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Planning for a Scanning

SHARON COLEMAN

Scans are a critical and inevitable occurrence in the treatment/post-treatment process. Unfortunately, so is the inherent anxiety associated with them.

I’ve been out of treatment for five years and my heart still skips a beat when I hear that it’s time to schedule my next MRI or CT.

Which is worse, I wonder … anticipating the scan itself or waiting for the results of the scan. Either way, it’s a nail biter.

I realize that I may not be able to control the fact that a scan might be necessary, but I have found that I can control the grip that it has on me through thoughtful preparation.

Have you ever been told, “you can’t direct the wind but you can adjust your sails?” Well, those words never rang more true for me than when contemplating my scans.

I’ve found that if I plan for the events leading-up to and following the scan, I feel more in control of the situation and have a better chance of a successful experience.

So, plan I do. And in five simple steps, you can too!

•  Clarity is Everything                                                                                                

   Be clear on the type of scan that you have been prescribed. Whether it is with or without contrast and if fasting is necessary. The last thing you’d want to have happen is to show up after a big lunch, just to find out that your ‘fasting’ scan needs to be rescheduled. And as I found out … that includes espresso drinks such as a grande soy latte. Whoops!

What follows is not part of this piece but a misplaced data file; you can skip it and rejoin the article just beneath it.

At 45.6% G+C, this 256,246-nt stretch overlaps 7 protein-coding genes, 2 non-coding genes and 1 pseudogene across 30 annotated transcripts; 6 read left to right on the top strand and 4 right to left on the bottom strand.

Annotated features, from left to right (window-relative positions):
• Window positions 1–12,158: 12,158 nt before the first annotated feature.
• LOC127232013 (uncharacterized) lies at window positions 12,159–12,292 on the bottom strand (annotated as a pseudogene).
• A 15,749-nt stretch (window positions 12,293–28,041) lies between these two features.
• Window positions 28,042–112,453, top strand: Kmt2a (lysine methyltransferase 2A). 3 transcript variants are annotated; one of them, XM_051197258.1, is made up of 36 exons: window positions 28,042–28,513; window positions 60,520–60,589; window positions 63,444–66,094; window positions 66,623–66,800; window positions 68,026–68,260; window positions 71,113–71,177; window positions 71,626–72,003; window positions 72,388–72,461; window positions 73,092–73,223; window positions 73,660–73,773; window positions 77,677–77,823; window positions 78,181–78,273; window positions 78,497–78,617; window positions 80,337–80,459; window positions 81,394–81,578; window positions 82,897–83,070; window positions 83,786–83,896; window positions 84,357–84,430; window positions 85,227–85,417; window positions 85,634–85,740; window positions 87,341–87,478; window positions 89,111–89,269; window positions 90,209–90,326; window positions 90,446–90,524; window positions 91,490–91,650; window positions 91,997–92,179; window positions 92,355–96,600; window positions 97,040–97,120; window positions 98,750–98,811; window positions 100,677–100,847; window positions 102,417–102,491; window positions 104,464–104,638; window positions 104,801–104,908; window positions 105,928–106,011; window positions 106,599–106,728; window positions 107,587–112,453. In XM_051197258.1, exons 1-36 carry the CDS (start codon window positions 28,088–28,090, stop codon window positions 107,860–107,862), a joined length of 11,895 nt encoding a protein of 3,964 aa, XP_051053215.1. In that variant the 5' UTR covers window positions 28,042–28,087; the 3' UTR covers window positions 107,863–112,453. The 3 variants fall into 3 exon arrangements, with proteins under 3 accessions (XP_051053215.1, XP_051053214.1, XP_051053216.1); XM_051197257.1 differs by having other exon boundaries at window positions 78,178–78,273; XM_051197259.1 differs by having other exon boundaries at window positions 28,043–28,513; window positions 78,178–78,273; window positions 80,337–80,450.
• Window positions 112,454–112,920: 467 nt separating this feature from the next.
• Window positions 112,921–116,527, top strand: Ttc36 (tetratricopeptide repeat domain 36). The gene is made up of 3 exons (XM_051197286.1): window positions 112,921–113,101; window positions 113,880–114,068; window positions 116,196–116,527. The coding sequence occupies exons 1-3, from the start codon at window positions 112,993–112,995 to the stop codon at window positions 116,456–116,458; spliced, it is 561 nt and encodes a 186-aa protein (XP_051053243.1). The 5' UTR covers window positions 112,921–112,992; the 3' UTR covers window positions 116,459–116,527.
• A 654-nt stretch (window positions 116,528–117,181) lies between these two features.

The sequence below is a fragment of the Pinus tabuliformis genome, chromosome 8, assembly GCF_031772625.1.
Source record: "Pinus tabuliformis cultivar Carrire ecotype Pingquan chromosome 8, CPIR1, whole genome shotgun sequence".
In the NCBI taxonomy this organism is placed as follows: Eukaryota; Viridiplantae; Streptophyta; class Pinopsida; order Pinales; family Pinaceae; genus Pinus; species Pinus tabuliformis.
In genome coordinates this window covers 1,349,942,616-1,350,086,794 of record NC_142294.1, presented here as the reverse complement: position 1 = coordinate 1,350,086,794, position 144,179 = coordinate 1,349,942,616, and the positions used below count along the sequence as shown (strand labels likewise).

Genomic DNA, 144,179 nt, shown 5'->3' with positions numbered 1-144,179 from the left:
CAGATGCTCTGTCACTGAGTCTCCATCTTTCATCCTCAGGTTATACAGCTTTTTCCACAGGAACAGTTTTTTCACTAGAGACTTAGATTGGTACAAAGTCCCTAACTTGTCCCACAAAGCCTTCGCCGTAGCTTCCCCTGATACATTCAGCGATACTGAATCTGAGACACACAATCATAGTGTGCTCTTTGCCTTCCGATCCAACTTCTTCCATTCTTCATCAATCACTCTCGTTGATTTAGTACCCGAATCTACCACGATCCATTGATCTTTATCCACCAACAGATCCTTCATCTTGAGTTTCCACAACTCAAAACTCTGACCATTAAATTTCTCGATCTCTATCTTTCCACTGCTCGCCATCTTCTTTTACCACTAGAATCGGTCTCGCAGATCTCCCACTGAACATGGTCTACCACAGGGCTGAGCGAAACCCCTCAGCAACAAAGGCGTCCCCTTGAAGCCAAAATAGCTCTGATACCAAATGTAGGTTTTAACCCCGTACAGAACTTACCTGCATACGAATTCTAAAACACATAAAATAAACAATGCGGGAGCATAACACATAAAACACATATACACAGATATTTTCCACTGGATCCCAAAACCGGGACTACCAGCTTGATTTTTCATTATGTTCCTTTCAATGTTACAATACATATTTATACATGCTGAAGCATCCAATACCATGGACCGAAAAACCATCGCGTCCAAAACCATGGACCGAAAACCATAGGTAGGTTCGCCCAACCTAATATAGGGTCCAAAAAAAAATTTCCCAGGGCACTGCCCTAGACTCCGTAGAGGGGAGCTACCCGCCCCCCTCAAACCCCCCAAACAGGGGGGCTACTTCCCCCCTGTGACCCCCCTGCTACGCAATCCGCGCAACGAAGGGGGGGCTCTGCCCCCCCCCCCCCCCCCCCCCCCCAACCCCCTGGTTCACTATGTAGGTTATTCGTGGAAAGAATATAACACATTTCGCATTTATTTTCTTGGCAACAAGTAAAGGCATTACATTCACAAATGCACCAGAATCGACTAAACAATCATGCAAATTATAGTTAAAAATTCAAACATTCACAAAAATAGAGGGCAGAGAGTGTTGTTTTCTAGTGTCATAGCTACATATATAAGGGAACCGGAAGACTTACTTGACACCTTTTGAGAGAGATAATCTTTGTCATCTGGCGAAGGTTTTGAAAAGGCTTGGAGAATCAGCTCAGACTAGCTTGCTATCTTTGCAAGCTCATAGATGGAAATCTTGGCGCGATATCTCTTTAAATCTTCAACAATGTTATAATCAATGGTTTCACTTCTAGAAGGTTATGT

•  Getting There                                                                                                        

   Plan in advance how you’re going to get there and where you intend to park. Leave early enough to allow extra time for any delays you may encounter. For me, this is especially important because I need to travel about an hour to get to my scan; contending with bridges and tunnels, just to arrive in a highly congested city. That alone can leave me sweating, on a good day; but when imaging is involved, it’s best, if possible, to eliminate those stressors.

•  Safety First                                                                                                            

   Since you’ll need to remove them, you might as well leave your jewelry at home. And while you’re at it, any valuables that you happen to keep in your handbag, backpack (or the like) should be left at home as well. Tuck them away in a place that’s easy to remember and feel confident knowing that they are safe.

•  Relaxed and Ready to Go                                                                                        

   No, it’s not necessary to arrive looking like you just walked the dog, but do wear comfortable clothes. It’s hard to know how long you might be waiting, so it’s best to feel relaxed.

•  Act Two                                                                                                              

   Lastly, and what I consider to be the most important of all is to make plans for what you are going to do after the scan. I like to think of it as a celebration of sorts. Instead of being completely fixated on the scan itself, you’d have something to look forward to afterwards. For example, depending on when it’s scheduled, I like to plan lunch, coffee or a nice walk with a friend.  Trust me, once your friend hears that you’d like them to be part of the treatment process for you, they’ll be flattered.


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